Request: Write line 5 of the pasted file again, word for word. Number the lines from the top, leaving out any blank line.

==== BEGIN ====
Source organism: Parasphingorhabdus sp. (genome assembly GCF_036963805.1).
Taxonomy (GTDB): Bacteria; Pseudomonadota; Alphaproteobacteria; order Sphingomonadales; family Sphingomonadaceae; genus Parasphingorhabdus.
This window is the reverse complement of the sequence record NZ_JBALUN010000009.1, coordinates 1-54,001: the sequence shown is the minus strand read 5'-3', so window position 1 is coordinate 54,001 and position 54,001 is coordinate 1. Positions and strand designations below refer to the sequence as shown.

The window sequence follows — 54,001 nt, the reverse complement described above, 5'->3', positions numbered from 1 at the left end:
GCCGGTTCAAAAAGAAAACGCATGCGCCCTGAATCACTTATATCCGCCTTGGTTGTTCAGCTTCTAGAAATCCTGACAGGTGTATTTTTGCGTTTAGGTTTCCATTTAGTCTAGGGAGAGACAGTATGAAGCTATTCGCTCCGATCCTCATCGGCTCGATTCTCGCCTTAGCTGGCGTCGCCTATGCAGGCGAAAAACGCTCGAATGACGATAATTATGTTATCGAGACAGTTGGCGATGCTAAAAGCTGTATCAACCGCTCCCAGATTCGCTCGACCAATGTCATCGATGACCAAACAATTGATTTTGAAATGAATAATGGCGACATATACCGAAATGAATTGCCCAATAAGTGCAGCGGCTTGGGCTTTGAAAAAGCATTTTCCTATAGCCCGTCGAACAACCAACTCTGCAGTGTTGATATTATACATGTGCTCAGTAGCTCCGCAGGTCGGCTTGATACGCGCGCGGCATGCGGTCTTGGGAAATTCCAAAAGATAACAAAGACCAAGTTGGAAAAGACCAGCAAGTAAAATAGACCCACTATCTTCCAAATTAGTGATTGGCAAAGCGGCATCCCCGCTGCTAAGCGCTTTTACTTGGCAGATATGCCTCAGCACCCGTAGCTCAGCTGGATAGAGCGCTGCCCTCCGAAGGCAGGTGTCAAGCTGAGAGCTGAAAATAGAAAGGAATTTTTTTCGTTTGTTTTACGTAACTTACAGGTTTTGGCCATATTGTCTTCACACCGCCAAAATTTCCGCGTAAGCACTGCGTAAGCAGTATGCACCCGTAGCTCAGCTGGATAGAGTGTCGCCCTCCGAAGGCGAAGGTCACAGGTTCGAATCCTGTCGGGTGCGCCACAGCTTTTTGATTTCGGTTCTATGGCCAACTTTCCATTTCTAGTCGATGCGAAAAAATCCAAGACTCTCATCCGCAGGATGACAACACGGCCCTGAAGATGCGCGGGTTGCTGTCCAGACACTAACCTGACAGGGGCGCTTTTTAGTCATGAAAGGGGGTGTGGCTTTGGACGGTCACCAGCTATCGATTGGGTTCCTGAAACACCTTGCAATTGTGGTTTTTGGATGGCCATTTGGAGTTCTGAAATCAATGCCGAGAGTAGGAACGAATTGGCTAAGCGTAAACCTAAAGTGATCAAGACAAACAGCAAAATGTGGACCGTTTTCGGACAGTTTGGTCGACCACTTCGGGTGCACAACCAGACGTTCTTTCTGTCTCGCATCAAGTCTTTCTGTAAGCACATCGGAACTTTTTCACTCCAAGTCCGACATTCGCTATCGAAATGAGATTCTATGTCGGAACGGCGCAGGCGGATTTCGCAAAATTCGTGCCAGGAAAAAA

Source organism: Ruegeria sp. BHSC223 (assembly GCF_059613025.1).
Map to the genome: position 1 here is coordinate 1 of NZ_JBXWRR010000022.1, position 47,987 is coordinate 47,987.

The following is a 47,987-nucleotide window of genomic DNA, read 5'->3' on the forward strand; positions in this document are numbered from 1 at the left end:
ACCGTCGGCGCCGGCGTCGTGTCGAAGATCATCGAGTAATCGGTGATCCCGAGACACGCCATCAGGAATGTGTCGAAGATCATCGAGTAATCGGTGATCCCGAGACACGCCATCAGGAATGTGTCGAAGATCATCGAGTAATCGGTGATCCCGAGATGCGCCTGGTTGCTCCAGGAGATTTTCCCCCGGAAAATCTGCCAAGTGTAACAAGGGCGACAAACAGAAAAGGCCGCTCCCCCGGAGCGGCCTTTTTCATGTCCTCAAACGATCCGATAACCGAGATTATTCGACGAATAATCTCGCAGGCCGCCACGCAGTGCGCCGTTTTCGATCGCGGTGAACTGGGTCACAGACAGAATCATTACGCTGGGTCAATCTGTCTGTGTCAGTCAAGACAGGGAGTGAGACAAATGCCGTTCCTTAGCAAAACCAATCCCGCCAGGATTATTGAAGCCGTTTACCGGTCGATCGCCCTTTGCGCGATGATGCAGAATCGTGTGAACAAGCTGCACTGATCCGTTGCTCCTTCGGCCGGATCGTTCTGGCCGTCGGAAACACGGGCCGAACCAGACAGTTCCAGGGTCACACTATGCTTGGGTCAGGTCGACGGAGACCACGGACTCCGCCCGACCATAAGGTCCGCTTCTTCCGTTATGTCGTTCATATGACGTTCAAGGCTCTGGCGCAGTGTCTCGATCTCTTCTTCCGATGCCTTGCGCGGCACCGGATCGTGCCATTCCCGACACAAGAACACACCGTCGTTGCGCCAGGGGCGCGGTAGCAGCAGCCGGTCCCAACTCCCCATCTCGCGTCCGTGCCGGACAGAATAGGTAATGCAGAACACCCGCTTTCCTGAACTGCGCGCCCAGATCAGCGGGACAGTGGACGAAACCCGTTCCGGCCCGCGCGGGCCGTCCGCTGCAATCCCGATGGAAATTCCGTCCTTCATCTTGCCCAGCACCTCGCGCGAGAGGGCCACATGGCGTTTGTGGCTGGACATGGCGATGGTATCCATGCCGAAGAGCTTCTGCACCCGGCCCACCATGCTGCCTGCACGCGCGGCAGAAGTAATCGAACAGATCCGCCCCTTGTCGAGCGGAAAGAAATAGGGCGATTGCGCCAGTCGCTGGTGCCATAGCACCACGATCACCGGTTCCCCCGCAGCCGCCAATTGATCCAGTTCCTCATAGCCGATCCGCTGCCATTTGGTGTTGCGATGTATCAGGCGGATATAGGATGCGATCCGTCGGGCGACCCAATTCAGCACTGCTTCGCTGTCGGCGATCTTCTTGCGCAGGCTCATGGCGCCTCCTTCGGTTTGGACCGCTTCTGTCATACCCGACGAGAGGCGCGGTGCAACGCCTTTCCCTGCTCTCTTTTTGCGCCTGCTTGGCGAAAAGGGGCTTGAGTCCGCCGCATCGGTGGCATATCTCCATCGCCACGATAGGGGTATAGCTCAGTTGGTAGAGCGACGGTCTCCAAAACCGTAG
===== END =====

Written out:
GCCGGTTCAAAAAGAAAACGCATGCGCCCTGAATCACTTATATCCGCCTTGGTTGTTCAGCTTCTAGAAATCCTGACAGGTGTATTTTTGCGTTTAGGTTTCCATTTAGTCTAGGGAGAGACAGTATGAAGCTATTCGCTCCGATCCTCATCGGCTCGATTCTCGCCTTAGCTGGCGTCGCCTATGCAGGCGAAAAACGCTCGAATGACGATAATTATGTTATCGAGACAGTTGGCGATGCTAAAAGCTGTATCAACCGCTCCCAGATTCGCTCGACCAATGTCATCGATGACCAAACAATTGATTTTGAAATGAATAATGGCGACATATACCGAAATGAATTGCCCAATAAGTGCAGCGGCTTGGGCTTTGAAAAAGCATTTTCCTATAGCCCGTCGAACAACCAACTCTGCAGTGTTGATATTATACATGTGCTCAGTAGCTCCGCAGGTCGGCTTGATACGCGCGCGGCATGCGGTCTTGGGAAATTCCAAAAGATAACAAAGACCAAGTTGGAAAAGACCAGCAAGTAAAATAGACCCACTATCTTCCAAATTAGTGATTGGCAAAGCGGCATCCCCGCTGCTAAGCGCTTTTACTTGGCAGATATGCCTCAGCACCCGTAGCTCAGCTGGATAGAGCGCTGCCCTCCGAAGGCAGGTGTCAAGCTGAGAGCTGAAAATAGAAAGGAATTTTTTTCGTTTGTTTTACGTAACTTACAGGTTTTGGCCATATTGTCTTCACACCGCCAAAATTTCCGCGTAAGCACTGCGTAAGCAGTATGCACCCGTAGCTCAGCTGGATAGAGTGTCGCCCTCCGAAGGCGAAGGTCACAGGTTCGAATCCTGTCGGGTGCGCCACAGCTTTTTGATTTCGGTTCTATGGCCAACTTTCCATTTCTAGTCGATGCGAAAAAATCCAAGACTCTCATCCGCAGGATGACAACACGGCCCTGAAGATGCGCGGGTTGCTGTCCAGACACTAACCTGACAGGGGCGCTTTTTAGTCATGAAAGGGGGTGTGGCTTTGGACGGTCACCAGCTATCGATTGGGTTCCTGAAACACCTTGCAATTGTGGTTTTTGGATGGCCATTTGGAGTTCTGAAATCAATGCCGAGAGTAGGAACGAATTGGCTAAGCGTAAACCTAAAGTGATCAAGACAAACAGCAAAATGTGGACCGTTTTCGGACAGTTTGGTCGACCACTTCGGGTGCACAACCAGACGTTCTTTCTGTCTCGCATCAAGTCTTTCTGTAAGCACATCGGAACTTTTTCACTCCAAGTCCGACATTCGCTATCGAAATGAGATTCTATGTCGGAACGGCGCAGGCGGATTTCGCAAAATTCGTGCCAGGAAAAAA